So, if history is of little interest to you, Rome would be just another major center of modern day fashion, most likely like it was back in the day.
Part Two: The City Today and Our Time Here
I supposed it’s possible to experience Rome without a thought about religion. But, frankly, I don’t see how you could to that. Rome and Christianity are bound together like fraternal twins. And, what would Rome be without the Vatican City, the smallest city-state in the world. It’s only 400+ acres. I think my grandmother’s farm was just a little bit smaller. There are probably Walmart parking lots somewhere that come close to the size of Vatican City.
It is within these walls that the Popes have shepherded a billion Roman Catholics. Decisions made here affect lives of uncounted souls. The present Pontiff, Francis I is a congenial man from South America. He used to love to dance the Tango with his girlfriend before he was called to the priesthood, then becoming a Cardinal and then, upon the death of John Paul II, was elected to be the next in line to a long chain of men (and not a few woman, but that’s another blog) dating back to St. Peter himself.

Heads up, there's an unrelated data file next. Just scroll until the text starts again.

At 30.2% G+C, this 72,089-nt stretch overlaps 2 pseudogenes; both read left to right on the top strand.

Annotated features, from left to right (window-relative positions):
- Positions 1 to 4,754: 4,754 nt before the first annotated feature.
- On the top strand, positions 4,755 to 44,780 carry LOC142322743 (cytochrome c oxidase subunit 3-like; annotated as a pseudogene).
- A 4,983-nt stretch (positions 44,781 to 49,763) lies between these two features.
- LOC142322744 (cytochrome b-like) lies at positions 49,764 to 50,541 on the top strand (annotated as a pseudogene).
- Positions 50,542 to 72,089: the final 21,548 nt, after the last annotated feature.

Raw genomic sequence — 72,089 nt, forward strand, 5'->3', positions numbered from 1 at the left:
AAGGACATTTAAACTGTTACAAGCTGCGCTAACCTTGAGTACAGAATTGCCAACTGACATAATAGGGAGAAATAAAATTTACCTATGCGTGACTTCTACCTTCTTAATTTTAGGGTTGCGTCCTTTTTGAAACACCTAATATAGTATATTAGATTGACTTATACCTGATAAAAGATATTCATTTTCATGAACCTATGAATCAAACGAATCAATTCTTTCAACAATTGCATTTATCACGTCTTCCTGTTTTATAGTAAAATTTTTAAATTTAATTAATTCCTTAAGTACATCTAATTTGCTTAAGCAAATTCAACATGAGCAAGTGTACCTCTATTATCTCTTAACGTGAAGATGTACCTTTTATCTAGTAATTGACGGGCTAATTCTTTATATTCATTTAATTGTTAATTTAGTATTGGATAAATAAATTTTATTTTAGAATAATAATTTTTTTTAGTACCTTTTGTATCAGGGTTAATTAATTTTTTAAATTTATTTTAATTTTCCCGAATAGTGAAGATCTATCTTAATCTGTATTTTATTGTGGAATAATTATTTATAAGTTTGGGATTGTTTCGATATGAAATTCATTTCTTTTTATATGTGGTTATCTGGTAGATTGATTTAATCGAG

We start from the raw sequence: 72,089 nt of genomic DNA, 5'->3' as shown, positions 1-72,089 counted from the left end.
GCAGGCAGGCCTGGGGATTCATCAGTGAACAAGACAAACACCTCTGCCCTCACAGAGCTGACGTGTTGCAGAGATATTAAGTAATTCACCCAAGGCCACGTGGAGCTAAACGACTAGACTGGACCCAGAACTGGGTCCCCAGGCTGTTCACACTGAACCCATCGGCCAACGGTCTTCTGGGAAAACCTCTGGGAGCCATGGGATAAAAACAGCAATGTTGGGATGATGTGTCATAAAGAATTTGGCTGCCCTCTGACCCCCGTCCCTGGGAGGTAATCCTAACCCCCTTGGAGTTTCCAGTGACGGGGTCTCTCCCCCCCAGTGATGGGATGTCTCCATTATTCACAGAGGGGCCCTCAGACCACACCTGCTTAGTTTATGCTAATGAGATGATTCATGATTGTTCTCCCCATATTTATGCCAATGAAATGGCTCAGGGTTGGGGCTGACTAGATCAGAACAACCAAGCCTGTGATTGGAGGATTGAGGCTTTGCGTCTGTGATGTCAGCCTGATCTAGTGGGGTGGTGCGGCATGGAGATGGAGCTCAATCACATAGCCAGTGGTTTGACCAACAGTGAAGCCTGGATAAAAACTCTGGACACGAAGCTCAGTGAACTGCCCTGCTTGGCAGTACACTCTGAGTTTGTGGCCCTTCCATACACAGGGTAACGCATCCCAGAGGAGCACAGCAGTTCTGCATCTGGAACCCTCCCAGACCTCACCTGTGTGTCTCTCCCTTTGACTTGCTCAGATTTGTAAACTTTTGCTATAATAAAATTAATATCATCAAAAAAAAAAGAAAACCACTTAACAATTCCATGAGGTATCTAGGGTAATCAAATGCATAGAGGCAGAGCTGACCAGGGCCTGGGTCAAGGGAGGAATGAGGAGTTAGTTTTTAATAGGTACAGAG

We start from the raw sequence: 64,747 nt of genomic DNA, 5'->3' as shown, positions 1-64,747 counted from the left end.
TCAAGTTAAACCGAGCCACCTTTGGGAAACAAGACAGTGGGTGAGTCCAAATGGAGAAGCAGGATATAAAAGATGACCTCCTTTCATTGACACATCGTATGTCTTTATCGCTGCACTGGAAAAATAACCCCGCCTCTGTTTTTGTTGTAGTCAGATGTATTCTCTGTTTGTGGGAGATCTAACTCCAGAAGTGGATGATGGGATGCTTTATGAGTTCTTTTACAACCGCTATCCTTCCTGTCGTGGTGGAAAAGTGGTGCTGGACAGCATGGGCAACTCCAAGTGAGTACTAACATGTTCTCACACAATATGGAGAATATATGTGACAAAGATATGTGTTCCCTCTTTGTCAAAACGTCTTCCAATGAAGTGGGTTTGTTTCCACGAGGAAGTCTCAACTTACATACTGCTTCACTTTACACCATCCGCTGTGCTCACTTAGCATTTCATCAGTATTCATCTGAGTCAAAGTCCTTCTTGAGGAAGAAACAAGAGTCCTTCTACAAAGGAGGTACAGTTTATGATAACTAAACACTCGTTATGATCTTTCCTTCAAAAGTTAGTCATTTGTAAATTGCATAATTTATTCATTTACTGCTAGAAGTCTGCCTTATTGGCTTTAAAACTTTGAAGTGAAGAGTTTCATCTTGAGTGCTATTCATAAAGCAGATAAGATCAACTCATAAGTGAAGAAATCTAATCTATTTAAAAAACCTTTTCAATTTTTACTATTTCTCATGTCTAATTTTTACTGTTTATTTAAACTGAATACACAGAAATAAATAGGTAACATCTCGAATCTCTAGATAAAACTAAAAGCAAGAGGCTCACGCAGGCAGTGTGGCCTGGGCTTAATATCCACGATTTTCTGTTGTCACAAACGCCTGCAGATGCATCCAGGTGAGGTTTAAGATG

I am not a practicing Catholic but I confess it was a thrill of sorts to watch him pass three meters in front of me (in the Popemobile) before he read his messages from the steps in front of St. Peter’s Basilica. He has a gentle and kind face. It is said that he cooks his own meals.
The art inside the Vatican is nothing short of astounding. To get to the Sistine Chapel you have to walk through many galleries of large tapestries, paintings and sculptures that are worth more that the GNP of many countries. I’m not one to judge the Churches vast wealth. You might as well complain about the weather or the setting of the sun.
It is what is it. Change? I’ve read years ago that any progress or modernization of Church policy moves at a glacial pace. I don’t doubt that for a minute.